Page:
- Organization is key. Every e-trial is custom-designed to the needs of the parties and the court, but once the daily and weekly protocols are established, as long as you stay the course, there will be smooth sailing.
Looking to the future, what in your opinion does the type of technology you utilized for this e-trial mean for our legal system?
Brandan: I see the potential for complete courtroom/tech integration and maybe even new smaller spaces that are dedicated to virtual proceedings. Avoiding the need for witnesses and counsel to travel long distances to appear at trial will not only save money but also decrease delays and increase efficiency. This all adds up to an overall improvement in access to justice, which is at the forefront of everyone’s mind in this industry.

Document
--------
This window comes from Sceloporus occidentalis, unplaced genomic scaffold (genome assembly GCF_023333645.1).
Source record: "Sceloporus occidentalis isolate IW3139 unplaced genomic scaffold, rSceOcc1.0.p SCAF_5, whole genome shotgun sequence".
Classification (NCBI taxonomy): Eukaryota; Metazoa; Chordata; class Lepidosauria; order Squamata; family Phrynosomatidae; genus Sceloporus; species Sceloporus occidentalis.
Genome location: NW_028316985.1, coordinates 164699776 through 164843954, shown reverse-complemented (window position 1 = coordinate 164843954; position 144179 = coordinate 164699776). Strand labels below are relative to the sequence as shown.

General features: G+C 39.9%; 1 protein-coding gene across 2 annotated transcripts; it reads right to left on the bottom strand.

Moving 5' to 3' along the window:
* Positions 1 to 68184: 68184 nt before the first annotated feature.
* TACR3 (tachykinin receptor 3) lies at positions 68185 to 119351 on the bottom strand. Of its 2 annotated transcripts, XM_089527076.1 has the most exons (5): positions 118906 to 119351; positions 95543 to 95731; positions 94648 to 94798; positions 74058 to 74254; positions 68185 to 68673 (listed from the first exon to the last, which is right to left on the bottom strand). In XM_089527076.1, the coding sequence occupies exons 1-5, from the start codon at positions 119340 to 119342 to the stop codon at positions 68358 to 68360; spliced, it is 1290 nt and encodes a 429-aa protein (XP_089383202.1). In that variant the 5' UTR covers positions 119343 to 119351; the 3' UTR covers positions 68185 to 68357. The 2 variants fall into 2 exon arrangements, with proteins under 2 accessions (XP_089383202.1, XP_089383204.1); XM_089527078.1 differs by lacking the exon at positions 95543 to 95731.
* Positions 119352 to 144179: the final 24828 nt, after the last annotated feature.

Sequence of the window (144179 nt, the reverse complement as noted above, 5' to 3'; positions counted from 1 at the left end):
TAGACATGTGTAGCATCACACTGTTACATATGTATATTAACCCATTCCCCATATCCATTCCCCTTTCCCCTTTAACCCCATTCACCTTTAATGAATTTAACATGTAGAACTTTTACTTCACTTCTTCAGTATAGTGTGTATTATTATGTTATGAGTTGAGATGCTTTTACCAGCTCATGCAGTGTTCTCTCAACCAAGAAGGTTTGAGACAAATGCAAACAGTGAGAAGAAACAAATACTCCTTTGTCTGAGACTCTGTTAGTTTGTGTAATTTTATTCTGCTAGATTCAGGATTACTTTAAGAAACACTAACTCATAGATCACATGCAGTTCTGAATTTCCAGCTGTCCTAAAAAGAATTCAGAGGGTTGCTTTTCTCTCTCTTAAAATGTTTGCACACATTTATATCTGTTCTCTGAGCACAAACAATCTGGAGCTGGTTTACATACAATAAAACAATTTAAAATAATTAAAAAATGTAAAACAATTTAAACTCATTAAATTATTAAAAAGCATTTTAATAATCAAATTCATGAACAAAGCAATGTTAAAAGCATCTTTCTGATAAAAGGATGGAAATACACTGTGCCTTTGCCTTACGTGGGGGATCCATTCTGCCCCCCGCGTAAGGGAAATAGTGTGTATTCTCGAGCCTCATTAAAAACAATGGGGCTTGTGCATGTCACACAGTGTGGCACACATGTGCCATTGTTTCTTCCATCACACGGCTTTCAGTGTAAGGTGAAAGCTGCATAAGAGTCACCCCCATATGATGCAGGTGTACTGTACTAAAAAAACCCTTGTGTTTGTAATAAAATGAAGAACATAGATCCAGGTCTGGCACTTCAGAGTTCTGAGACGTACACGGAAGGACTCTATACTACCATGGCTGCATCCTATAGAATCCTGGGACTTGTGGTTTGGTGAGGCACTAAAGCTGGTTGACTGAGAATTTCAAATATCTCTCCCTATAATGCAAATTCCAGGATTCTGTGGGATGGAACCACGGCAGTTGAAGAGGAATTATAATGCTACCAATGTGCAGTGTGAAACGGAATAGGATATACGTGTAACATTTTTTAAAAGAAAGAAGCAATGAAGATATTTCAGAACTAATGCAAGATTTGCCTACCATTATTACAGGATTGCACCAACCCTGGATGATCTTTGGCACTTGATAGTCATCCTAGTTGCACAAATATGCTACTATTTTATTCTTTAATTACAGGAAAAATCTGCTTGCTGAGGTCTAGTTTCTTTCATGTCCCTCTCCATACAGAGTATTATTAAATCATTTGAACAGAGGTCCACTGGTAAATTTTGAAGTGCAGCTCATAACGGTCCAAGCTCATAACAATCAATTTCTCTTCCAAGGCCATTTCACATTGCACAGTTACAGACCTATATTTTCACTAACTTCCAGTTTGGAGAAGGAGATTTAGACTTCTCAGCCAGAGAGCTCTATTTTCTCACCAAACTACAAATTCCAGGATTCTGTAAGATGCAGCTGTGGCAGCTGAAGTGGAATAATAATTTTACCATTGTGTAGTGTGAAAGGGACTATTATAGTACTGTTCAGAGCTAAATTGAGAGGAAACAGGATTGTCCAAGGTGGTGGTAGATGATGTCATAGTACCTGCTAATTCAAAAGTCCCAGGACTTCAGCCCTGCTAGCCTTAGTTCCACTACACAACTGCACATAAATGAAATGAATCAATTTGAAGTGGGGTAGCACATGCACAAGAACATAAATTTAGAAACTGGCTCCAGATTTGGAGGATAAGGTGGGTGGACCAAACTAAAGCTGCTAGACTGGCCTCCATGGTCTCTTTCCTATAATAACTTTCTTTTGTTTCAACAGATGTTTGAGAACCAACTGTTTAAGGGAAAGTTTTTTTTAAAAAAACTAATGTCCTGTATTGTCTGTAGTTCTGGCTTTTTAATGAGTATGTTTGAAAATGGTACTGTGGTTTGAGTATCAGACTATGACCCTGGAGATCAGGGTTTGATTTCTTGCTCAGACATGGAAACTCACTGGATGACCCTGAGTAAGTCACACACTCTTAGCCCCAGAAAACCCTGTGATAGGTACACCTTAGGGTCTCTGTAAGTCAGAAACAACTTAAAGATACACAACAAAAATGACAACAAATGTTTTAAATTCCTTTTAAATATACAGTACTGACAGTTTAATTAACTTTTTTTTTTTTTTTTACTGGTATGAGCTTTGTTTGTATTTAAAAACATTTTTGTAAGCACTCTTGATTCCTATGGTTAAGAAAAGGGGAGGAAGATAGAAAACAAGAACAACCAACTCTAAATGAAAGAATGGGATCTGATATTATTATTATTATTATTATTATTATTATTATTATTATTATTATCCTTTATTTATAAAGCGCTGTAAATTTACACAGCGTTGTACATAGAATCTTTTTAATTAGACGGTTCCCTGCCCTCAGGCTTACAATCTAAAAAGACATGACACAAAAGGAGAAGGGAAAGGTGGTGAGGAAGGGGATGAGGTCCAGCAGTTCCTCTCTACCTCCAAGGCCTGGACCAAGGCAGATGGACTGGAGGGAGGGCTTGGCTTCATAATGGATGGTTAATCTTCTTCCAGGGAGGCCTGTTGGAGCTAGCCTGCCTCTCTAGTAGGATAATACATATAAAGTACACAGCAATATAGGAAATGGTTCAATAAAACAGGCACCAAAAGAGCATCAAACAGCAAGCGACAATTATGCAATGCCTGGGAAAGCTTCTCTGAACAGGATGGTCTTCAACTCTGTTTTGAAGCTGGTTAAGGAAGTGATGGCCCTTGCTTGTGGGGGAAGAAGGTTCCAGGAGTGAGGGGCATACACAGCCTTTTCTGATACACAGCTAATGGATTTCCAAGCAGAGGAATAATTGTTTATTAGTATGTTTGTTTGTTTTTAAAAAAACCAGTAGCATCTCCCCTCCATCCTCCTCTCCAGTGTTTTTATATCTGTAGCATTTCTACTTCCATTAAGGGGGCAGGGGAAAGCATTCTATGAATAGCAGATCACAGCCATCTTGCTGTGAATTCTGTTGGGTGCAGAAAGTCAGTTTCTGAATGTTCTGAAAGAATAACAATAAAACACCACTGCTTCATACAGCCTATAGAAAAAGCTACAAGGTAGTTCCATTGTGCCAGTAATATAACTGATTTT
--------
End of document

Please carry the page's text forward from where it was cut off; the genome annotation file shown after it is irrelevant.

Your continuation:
Jake: I echo Brandan’s comments. In addition to managing a growing e-trial demand, Reportex is also facilitating a dramatically increased volume of remote witness connections to courthouses throughout British Columbia, and we are currently working with courthouses in Alberta to find solutions for our BC clients who also practise in Alberta. I sincerely hope that our legal system will continue to evolve and to embrace technology, which allows litigants to access flexible, cost-effective ways of adjudicating their disputes. It has been argued that e-trials can reduce trial times by up to half simply through implementing an electronic record, and the convenience of having all case materials available at their fingertips affords counsel greater focus on advocacy. Additionally I believe that many judges will come to prefer e-trials as it eliminates the binders and potential for misplaced documents and allows them more efficiency in preparing their reasons. All in all, it’s just a smarter way to litigate.